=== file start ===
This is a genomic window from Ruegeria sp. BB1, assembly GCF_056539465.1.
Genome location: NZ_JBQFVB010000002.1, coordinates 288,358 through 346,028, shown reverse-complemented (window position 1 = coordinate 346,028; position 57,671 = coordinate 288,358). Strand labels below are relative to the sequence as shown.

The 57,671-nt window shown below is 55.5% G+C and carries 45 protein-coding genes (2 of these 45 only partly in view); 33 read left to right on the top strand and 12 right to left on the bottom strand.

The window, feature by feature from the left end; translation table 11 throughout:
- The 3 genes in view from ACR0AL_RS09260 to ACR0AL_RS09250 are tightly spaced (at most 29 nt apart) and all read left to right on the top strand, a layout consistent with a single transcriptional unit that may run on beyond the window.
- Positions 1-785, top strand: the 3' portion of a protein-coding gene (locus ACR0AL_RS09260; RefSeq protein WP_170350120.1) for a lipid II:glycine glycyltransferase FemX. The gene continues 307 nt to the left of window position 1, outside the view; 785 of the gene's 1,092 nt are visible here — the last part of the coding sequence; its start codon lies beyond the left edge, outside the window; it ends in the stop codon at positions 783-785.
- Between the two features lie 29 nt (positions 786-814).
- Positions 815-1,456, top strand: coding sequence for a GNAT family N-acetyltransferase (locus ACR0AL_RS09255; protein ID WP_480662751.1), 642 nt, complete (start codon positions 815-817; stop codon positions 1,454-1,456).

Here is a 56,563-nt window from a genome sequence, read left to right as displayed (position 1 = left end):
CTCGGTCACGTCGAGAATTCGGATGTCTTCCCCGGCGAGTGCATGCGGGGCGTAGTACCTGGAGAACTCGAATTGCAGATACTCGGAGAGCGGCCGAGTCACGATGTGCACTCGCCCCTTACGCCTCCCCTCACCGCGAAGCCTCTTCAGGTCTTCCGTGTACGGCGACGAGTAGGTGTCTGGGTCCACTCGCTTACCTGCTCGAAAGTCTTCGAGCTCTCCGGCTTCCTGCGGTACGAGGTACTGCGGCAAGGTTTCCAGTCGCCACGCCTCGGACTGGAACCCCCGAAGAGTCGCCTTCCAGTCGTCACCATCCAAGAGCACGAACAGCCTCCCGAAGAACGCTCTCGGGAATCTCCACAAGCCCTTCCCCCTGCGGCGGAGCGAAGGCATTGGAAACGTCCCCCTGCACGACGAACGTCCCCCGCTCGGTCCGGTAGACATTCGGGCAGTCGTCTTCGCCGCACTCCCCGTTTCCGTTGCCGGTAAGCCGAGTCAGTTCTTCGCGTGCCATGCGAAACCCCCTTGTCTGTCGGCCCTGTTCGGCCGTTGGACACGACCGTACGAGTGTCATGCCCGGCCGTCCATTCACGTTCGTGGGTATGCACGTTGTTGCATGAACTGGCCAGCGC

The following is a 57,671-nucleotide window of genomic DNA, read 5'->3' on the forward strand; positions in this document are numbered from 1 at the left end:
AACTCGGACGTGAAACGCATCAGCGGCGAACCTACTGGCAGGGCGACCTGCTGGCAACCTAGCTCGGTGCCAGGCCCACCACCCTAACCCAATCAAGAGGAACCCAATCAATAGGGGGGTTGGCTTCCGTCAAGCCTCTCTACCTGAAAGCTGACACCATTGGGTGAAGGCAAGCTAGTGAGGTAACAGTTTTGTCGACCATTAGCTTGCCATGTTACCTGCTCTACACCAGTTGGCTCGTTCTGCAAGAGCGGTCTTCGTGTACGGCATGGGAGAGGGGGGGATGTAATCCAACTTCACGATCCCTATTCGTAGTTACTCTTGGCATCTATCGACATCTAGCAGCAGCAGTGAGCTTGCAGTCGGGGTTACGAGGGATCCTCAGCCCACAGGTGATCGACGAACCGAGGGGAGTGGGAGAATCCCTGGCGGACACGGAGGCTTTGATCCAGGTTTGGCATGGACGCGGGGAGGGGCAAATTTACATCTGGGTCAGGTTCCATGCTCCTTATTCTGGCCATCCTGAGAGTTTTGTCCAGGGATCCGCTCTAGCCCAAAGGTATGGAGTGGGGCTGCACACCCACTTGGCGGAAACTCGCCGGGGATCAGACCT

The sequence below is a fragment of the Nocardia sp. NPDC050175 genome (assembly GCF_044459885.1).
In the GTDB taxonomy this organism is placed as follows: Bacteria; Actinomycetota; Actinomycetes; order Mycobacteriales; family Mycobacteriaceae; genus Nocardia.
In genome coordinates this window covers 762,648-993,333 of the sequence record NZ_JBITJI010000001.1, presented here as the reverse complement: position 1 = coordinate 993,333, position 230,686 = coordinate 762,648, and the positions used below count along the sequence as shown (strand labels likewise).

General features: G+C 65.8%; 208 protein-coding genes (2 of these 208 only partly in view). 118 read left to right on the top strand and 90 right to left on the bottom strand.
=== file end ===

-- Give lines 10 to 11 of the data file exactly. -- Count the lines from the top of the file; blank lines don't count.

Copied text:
CTCGGTCACGTCGAGAATTCGGATGTCTTCCCCGGCGAGTGCATGCGGGGCGTAGTACCTGGAGAACTCGAATTGCAGATACTCGGAGAGCGGCCGAGTCACGATGTGCACTCGCCCCTTACGCCTCCCCTCACCGCGAAGCCTCTTCAGGTCTTCCGTGTACGGCGACGAGTAGGTGTCTGGGTCCACTCGCTTACCTGCTCGAAAGTCTTCGAGCTCTCCGGCTTCCTGCGGTACGAGGTACTGCGGCAAGGTTTCCAGTCGCCACGCCTCGGACTGGAACCCCCGAAGAGTCGCCTTCCAGTCGTCACCATCCAAGAGCACGAACAGCCTCCCGAAGAACGCTCTCGGGAATCTCCACAAGCCCTTCCCCCTGCGGCGGAGCGAAGGCATTGGAAACGTCCCCCTGCACGACGAACGTCCCCCGCTCGGTCCGGTAGACATTCGGGCAGTCGTCTTCGCCGCACTCCCCGTTTCCGTTGCCGGTAAGCCGAGTCAGTTCTTCGCGTGCCATGCGAAACCCCCTTGTCTGTCGGCCCTGTTCGGCCGTTGGACACGACCGTACGAGTGTCATGCCCGGCCGTCCATTCACGTTCGTGGGTATGCACGTTGTTGCATGAACTGGCCAGCGC

The following is a 57,671-nucleotide window of genomic DNA, read 5'->3' on the forward strand; positions in this document are numbered from 1 at the left end: